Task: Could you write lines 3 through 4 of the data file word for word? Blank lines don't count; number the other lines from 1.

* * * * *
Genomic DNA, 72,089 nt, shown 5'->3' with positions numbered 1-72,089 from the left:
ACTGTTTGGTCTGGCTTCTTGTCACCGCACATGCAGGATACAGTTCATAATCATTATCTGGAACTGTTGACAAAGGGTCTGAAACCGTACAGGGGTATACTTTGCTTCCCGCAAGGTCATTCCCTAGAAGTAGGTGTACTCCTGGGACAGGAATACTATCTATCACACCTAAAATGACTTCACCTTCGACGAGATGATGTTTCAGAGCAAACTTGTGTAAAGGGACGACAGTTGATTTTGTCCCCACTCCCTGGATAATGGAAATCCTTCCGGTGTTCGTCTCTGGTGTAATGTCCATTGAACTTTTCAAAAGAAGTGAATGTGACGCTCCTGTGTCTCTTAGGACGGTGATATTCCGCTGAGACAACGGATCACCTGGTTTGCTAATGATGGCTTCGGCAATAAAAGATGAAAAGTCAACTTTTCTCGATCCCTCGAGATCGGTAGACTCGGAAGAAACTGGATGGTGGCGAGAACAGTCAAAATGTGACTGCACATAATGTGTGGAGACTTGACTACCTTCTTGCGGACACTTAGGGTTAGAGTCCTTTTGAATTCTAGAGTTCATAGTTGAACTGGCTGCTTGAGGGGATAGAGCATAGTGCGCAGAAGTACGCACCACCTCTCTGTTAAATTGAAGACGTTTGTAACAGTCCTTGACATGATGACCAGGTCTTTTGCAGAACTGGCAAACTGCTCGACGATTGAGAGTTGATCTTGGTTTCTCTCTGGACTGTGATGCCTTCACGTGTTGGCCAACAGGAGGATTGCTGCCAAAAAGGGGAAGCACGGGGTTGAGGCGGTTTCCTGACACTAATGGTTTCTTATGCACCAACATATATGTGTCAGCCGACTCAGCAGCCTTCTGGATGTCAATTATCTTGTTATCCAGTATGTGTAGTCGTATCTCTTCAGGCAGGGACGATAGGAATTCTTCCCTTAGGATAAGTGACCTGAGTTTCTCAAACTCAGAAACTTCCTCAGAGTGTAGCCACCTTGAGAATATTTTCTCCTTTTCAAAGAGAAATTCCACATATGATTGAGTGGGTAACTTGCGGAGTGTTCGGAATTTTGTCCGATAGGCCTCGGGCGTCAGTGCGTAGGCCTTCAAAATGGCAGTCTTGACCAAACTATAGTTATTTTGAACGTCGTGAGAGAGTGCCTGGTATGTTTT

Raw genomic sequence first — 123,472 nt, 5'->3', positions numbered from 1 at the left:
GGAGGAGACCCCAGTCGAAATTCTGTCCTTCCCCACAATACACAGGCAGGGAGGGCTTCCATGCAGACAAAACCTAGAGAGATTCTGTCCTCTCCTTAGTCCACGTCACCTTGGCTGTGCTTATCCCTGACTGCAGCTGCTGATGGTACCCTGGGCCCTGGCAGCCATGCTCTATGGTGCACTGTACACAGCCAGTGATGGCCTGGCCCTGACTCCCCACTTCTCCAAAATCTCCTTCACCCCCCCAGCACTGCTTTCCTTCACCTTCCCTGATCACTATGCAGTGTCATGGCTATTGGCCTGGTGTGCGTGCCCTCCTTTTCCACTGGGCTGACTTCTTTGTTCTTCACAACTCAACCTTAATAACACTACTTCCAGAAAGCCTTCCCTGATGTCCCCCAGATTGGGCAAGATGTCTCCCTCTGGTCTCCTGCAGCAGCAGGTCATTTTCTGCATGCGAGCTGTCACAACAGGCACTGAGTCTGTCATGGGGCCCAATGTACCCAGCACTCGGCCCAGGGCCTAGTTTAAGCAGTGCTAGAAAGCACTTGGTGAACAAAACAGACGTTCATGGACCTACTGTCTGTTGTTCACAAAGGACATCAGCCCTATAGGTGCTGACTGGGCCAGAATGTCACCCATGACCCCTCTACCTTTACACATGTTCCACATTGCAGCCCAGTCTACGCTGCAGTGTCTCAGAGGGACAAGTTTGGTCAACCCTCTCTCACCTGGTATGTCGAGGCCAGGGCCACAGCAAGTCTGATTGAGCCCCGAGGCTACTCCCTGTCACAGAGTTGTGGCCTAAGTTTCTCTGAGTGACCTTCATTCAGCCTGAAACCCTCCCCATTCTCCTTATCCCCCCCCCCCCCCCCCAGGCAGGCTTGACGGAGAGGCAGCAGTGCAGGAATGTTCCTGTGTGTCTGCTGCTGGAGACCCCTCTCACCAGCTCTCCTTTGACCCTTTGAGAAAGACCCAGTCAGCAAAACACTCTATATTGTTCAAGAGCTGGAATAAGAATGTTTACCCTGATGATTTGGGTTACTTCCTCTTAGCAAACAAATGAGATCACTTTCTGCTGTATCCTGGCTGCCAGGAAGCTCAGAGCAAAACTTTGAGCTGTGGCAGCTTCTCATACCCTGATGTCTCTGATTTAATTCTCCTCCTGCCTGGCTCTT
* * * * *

Raw genomic sequence first — 123,472 nt, 5'->3', positions numbered from 1 at the left:
GGAGGAGACCCCAGTCGAAATTCTGTCCTTCCCCACAATACACAGGCAGGGAGGGCTTCCATGCAGACAAAACCTAGAGAGATTCTGTCCTCTCCTTAGTCCACGTCACCTTGGCTGTGCTTATCCCTGACTGCAGCTGCTGATGGTACCCTGGGCCCTGGCAGCCATGCTCTATGGTGCACTGTACACAGCCAGTGATGGCCTGGCCCTGACTCCCCACTTCTCCAAAATCTCCTTCACCCCCCCAGCACTGCTTTCCTTCACCTTCCCTGATCACTATGCAGTGTCATGGCTATTGGCCTGGTGTGCGTGCCCTCCTTTTCCACTGGGCTGACTTCTTTGTTCTTCACAACTCAACCTTAATAACACTACTTCCAGAAAGCCTTCCCTGATGTCCCCCAGATTGGGCAAGATGTCTCCCTCTGGTCTCCTGCAGCAGCAGGTCATTTTCTGCATGCGAGCTGTCACAACAGGCACTGAGTCTGTCATGGGGCCCAATGTACCCAGCACTCGGCCCAGGGCCTAGTTTAAGCAGTGCTAGAAAGCACTTGGTGAACAAAACAGACGTTCATGGACCTACTGTCTGTTGTTCACAAAGGACATCAGCCCTATAGGTGCTGACTGGGCCAGAATGTCACCCATGACCCCTCTACCTTTACACATGTTCCACATTGCAGCCCAGTCTACGCTGCAGTGTCTCAGAGGGACAAGTTTGGTCAACCCTCTCTCACCTGGTATGTCGAGGCCAGGGCCACAGCAAGTCTGATTGAGCCCCGAGGCTACTCCCTGTCACAGAGTTGTGGCCTAAGTTTCTCTGAGTGACCTTCATTCAGCCTGAAACCCTCCCCATTCTCCTTATCCCCCCCCCCCCCCCCCAGGCAGGCTTGACGGAGAGGCAGCAGTGCAGGAATGTTCCTGTGTGTCTGCTGCTGGAGACCCCTCTCACCAGCTCTCCTTTGACCCTTTGAGAAAGACCCAGTCAGCAAAACACTCTATATTGTTCAAGAGCTGGAATAAGAATGTTTACCCTGATGATTTGGGTTACTTCCTCTTAGCAAACAAATGAGATCACTTTCTGCTGTATCCTGGCTGCCAGGAAGCTCAGAGCAAAACTTTGAGCTGTGGCAGCTTCTCATACCCTGATGTCTCTGATTTAATTCTCCTCCTGCCTGGCTCTT